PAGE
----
• Once you get to Taiwan, you need to go through customs and the baggage area and collect all of your bags (follow the crowd). Then you have to re-check-in all the bags and go through the whole process again (if you are flying to another city in Taiwan)!
  • Once you finally arrive at your destination, we will get all the bags and take a bus to the place you will be staying. For those that are hungry, we can make a McDonald’s stop (even if it is midnight)!
  • Time Change is hard. You will probably have a 12 or 13 hour time change (depends on where you are coming from)! On the plane, I wouldn’t try to force yourself to sleep at certain times. I found it easier just to fall asleep whenever I was tired and then wake up whenever dosing in and out of sleep.
  • Stay up the first full day here. You will be worn out and want to sleep, but try to stay up the first day you are in Taiwan and it will help you adjust for the rest of the week.

Housing

  • There are different options for housing and you need to be prepared for each and make sure you have a good attitude no matter where you end up staying.
  • Each person could be staying in a hotel, the home of one of the missionaries, or a rented apartment. Wherever you stay, there should be electricity, running water and a bed. There maybe several unexpected inconveniences, but then again, this is the mission field.
  • When you are “on the move,” each person might only have a chair for the night. You most likely will spend a night on the airplane due to distance and time change. We might travel overnight by train, in which you will have a sleeper bed on the train if available. Also, scheduling conflicts could lead the group to sleep in the airport for a night.
  • If you are staying in a missionaries’ houses, please be considerate and remember the following:
    • Do not drape wet towels over the back of varnished dining room chairs, leave your beverage glass sitting in a puddle of water on the coffee table or end tables, etc.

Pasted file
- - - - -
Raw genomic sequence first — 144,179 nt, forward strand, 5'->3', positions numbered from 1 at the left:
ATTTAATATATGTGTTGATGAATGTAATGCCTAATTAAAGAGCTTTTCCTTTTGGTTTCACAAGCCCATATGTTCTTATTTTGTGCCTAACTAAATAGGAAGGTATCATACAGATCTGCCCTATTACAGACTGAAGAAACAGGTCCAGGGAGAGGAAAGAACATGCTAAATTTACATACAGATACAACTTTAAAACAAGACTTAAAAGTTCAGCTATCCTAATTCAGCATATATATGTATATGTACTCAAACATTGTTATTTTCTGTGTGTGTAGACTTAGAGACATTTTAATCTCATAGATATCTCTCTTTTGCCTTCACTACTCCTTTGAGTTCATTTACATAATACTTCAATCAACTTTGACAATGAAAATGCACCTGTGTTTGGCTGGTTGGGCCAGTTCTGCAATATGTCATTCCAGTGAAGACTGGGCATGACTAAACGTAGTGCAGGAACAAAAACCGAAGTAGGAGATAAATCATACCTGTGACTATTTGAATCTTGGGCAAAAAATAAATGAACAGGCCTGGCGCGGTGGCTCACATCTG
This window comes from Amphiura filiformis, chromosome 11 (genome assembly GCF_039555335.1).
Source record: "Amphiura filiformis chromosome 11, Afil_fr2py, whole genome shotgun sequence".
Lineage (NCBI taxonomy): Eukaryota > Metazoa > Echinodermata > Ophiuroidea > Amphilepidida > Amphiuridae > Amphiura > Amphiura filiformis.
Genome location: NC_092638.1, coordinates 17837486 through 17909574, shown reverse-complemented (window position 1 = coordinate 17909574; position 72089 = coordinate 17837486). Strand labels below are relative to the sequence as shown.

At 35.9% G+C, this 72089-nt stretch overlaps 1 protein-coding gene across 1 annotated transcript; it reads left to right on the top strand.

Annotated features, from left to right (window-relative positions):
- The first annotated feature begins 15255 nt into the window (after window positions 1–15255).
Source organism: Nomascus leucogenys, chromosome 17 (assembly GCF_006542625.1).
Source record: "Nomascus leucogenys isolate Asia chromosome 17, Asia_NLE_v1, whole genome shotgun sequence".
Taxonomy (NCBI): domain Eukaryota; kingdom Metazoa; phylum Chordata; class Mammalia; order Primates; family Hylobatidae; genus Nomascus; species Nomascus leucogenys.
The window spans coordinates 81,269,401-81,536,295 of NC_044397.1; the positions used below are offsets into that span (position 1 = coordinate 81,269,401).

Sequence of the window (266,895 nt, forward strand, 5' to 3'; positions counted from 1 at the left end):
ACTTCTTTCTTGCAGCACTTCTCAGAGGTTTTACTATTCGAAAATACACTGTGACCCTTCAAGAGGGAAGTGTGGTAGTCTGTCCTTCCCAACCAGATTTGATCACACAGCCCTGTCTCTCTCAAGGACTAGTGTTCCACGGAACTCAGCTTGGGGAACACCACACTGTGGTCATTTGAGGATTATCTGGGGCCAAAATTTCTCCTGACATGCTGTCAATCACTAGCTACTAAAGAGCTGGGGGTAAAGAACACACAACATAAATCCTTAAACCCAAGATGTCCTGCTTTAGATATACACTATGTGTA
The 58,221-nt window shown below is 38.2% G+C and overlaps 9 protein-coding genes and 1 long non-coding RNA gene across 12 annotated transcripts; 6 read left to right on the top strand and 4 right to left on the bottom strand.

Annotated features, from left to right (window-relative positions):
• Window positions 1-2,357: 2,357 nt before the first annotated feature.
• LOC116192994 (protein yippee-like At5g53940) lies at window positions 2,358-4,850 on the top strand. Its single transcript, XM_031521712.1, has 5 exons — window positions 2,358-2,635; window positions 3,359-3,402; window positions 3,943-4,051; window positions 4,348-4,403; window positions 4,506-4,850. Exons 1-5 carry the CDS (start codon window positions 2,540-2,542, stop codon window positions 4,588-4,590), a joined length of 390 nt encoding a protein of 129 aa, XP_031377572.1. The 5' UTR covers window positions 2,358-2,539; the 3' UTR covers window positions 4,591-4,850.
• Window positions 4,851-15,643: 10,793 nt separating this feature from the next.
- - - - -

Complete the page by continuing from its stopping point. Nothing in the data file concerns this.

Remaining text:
• Do not go into the closet or kitchen cabinets to get out clothing or food without permission. Many times the missionary has candy or special foods that he has brought from the states that will be rationed to his children over a long period of time.
    • Help out! Don’t sit there and let the missionaries serve you. Go to the kitchen, see what you can do to help. Pick up after yourself. Take your dishes to the kitchen, help wash dishes. Make up your bed. Ask what you can do to help. Be a blessing.
    • This home has been opened to you. It is not a motel to be treated carelessly because you paid for the room.

Food

  • You will be eating Chinese meals from local restaurants, American meals prepared by the missionary wives and maybe a few fast food stops.
  • Meals may not be served at the consistent breakfast, lunch, and dinner times, but you should be well fed during your time here.
  • You will get meals on the plane, but it is also a good idea to bring snacks.
  • You should take caution from drinking water from the tap. You should only drink bottled water. Bottle water is easily accessible and available.

Safety / Caution

  • Thieves – Always be careful to watch your things while on the trip or in town. Airports always have lots of thieves, pickpockets, etc. Do not wear excessive amounts of jewelry or something that might call attention to thieves. Do not flash your money around.
  • Neglect – Please pay attention to your items as many things are lost simply due to neglect or leaving them in a taxi.
  • Stay Together – The group should stay together at all times and you should not wander off by yourself. This is for your safety. There should be the basic buddy system and if you need to go somewhere, you are feeling sick, have to go to the bathroom, or want to go back to the hotel, first, ask the group leader and lead missionary.